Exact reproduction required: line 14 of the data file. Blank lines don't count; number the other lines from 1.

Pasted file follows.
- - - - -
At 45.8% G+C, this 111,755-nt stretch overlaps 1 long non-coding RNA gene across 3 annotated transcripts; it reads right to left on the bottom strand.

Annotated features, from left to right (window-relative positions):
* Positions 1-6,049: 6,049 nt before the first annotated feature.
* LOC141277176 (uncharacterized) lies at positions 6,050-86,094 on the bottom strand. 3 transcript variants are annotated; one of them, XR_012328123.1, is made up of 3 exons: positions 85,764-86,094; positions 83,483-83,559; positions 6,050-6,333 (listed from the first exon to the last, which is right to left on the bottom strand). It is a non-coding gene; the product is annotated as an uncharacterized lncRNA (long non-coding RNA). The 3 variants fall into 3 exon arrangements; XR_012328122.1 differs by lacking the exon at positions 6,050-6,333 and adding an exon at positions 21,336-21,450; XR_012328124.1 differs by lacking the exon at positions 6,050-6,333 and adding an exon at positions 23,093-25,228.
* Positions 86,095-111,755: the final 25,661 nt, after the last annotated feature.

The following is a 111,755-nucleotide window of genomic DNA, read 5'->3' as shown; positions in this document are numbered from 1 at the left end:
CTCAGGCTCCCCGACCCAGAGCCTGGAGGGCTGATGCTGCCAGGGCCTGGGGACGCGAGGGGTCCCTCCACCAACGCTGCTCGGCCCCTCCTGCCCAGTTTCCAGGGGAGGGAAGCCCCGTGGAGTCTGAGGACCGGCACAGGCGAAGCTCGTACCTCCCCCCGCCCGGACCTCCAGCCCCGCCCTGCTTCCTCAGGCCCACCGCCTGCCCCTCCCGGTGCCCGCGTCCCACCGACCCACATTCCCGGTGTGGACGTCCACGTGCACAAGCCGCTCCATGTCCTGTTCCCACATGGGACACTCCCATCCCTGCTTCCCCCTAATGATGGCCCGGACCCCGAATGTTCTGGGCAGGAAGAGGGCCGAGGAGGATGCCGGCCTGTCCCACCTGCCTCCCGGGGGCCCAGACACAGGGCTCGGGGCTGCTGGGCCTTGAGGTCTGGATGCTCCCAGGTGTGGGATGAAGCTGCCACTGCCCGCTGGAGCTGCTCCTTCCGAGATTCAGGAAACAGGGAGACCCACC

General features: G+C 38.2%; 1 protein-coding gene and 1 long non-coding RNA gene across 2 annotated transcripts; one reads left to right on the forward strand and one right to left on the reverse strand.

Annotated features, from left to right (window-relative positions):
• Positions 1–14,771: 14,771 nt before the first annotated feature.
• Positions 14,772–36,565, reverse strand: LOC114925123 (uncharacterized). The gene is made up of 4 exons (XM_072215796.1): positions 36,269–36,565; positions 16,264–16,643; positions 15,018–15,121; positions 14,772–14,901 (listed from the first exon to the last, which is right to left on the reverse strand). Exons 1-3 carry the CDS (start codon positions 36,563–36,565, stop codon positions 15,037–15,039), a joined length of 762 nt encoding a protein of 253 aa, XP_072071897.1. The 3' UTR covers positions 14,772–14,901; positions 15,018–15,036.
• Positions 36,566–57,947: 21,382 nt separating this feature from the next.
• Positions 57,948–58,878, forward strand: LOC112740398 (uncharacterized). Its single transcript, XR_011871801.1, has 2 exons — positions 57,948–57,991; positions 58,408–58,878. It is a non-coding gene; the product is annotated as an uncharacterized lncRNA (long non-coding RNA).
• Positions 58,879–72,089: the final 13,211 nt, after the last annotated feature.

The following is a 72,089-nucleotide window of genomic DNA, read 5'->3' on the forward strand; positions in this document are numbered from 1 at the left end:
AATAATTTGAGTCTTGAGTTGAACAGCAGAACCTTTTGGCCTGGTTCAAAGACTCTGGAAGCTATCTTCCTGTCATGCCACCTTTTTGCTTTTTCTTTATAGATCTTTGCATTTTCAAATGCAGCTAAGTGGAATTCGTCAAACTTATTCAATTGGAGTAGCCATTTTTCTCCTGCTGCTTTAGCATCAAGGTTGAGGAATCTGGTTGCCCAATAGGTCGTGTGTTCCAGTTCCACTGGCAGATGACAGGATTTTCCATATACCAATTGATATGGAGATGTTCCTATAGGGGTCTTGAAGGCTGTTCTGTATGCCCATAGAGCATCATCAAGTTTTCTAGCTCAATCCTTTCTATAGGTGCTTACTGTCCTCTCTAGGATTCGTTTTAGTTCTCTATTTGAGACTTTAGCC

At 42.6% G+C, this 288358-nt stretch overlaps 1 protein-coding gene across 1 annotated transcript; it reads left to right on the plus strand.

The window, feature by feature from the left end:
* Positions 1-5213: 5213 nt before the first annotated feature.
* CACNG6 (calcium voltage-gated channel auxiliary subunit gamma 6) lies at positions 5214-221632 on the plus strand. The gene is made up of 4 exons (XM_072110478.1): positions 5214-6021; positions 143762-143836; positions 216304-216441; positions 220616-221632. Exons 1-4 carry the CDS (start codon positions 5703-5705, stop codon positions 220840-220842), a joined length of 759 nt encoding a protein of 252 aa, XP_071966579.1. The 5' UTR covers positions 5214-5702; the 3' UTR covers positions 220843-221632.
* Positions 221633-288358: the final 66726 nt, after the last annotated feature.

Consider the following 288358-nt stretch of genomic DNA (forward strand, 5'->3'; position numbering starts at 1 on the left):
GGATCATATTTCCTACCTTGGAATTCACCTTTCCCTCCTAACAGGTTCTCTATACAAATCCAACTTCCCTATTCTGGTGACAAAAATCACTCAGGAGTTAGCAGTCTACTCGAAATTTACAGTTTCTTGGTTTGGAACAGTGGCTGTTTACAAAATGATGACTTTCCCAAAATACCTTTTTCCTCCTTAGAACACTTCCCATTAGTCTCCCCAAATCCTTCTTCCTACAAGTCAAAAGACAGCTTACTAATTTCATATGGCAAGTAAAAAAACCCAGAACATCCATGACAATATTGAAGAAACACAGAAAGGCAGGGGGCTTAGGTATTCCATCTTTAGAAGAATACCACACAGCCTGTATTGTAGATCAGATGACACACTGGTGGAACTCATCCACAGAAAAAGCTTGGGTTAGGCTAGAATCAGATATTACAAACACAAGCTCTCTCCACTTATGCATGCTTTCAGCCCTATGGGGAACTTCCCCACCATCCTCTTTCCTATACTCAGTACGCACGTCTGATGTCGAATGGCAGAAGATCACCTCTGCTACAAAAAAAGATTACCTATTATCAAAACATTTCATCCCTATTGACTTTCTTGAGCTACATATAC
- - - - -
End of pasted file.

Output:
• Positions 58,879–72,089: the final 13,211 nt, after the last annotated feature.